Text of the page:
- Date of birth
- Birth country
- Race or ethnicity
- Ship name
- Departure contact
- Arrival contact
How Do I Search the Collection?
To begin your search it is helpful to know:
- The name of your ancestor.
- The residence of your ancestor.
- The age of your ancestor.
- The estimated immigration year.
- The names of other family members.
Search by Name by visiting the Collection Page:
Fill in the requested information in the boxes on the initial search page. This search will return a list of possible matches. Compare the information about the individuals in the list to what you already know about your ancestors to determine if this is the correct family or person. You may need to look at the information on several individuals comparing the information about them to your ancestors to make this determination. Keep in mind:
- There may be more than one person in the records with the same name.
- You may not be sure of your own ancestor’s name.
- Your ancestor may have used different names, or variations of their name, throughout their life.
- If your ancestor used an alias or a nickname, be sure to check for those alternate names.
- Even though these indexes are very accurate they may still contain inaccuracies, such as altered spellings, misinterpretations, and optical character recognition errors if the information was scanned.
For tips about searching on-line collections see the on-line article FamilySearch Search Tips and Tricks.
|More images are available in the FamilySearch Catalog at United States Border Crossings from Canada to United States, 1895-1956. Some catalog records link to multiple references. In this case, click on a reference to find a camera icon to see images.|
What Do I Do Next?
When you have located your ancestor in the border crossings, carefully evaluate each piece of information given. Download a copy of the record, or extract the genealogical information needed. These pieces of information may give you new biographical details. Add this new information to your records of each family. The information may also lead you to other records about your ancestors.
I Found Who I Was Looking For, What Now?
- Continue to search the index and records to identify other relatives.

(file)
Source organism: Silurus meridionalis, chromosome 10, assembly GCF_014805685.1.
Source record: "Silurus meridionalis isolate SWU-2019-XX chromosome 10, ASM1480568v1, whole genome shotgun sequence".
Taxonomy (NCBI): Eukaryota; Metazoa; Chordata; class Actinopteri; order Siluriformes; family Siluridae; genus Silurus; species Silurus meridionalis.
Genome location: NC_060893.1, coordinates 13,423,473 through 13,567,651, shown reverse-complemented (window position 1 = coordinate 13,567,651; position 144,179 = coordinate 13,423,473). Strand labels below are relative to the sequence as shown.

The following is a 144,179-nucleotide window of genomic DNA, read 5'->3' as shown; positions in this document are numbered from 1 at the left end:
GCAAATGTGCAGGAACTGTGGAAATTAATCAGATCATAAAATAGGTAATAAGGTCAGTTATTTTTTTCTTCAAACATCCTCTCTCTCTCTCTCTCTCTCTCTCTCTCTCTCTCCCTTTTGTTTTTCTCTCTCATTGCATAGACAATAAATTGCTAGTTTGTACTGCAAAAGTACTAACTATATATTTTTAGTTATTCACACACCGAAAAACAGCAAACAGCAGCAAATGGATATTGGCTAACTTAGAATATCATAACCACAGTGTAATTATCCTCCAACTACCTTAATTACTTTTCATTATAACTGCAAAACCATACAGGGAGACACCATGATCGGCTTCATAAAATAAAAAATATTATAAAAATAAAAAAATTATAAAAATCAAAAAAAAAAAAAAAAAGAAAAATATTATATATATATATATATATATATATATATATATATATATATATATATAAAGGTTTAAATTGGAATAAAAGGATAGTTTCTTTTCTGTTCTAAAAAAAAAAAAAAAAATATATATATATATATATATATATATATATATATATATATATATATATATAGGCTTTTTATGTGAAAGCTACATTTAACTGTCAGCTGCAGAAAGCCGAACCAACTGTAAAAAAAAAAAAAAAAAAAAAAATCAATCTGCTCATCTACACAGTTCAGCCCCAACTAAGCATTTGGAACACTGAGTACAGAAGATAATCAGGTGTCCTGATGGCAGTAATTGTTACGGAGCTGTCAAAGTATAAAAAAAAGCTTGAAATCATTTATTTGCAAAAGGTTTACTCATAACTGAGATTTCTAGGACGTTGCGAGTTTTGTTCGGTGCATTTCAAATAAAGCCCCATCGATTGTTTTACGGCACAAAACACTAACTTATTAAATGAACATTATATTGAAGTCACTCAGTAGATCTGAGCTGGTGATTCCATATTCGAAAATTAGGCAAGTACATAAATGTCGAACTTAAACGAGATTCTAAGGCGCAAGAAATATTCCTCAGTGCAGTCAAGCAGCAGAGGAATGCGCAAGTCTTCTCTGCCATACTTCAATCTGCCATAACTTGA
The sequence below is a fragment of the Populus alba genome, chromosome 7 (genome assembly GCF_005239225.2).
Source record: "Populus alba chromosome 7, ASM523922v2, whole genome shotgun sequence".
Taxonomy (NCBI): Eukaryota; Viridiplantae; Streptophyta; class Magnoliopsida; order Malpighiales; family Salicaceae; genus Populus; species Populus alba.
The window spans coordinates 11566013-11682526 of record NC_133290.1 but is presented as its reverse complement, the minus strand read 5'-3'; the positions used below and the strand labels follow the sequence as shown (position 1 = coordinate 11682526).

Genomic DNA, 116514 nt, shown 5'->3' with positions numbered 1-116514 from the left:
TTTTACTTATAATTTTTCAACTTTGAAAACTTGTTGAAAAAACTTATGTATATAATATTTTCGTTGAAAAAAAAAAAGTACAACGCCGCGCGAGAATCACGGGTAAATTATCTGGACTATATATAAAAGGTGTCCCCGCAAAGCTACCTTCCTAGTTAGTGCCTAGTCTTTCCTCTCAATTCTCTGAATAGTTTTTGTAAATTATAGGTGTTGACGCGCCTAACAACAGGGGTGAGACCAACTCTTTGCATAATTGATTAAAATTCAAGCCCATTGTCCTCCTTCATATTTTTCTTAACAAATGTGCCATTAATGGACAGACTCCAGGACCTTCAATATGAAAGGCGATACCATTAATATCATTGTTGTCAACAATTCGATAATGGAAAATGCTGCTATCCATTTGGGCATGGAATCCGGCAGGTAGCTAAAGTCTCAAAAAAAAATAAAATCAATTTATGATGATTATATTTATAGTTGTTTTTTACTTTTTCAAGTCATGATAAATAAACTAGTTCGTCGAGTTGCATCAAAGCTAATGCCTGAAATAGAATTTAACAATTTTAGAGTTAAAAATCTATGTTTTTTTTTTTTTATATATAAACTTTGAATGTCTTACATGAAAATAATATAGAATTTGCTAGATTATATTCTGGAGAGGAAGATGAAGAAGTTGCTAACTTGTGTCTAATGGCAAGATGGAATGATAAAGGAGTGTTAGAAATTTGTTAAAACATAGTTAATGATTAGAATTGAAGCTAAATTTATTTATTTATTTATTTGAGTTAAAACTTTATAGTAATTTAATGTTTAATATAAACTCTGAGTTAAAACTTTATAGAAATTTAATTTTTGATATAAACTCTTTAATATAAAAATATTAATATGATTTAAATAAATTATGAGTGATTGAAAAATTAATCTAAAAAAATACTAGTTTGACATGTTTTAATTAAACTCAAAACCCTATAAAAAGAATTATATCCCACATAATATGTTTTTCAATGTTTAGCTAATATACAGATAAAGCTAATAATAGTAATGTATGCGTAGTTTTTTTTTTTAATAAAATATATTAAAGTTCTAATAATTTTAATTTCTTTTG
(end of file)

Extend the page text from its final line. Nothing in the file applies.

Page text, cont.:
- When looking for a person who had a common name, look at all the entries for the name before deciding which is correct.
- You may need to compare the information of more than one family or person to make this determination.
- Be aware that, as with any index, transcription errors may occur.
I Can't Find Who I'm Looking For, What Now?
- Look for variant spellings of the names. You should also look for alias names, nicknames and abbreviated names.
- Search the records of port cities along the border.
- Try alternative search methods such as only filling in the surname search box (or the given name search box) on the landing page leaving the other box empty and then click on search. This should return a list of everyone with that particular name. You could then browse the list for individuals that may be your ancestor.
Citing This Collection
Citing your sources makes it easy for others to find and evaluate the records you used. When you copy information from a record, list where you found that information. Here you can find citations already created for the entire collection and for each individual record or image.
- "United States, Border Crossings From Canada to United States, 1895-1956." Database. FamilySearch. http://FamilySearch.org : accessed 2017. Citing Various NARA microfilm publications, Records of the Immigration and Naturalization Service, RG 85 (Washington, D.C.: National Archives and Records Administration, n.d.
Record citation (or citation for the index entry):
Record citation (or citation for the index entry):
How Can I Contribute to the FamilySearch Wiki?
| We welcome user additions to FamilySearch Historical Records wiki articles. We are looking for additional information that will help readers understand the topic and better use the available records. We also need translations for collection titles and images in articles about records written in languages other than English. For specific needs, please visit WikiProject FamilySearch Records. |
Please follow these guidelines as you make changes. Thank you for any contributions you may provide.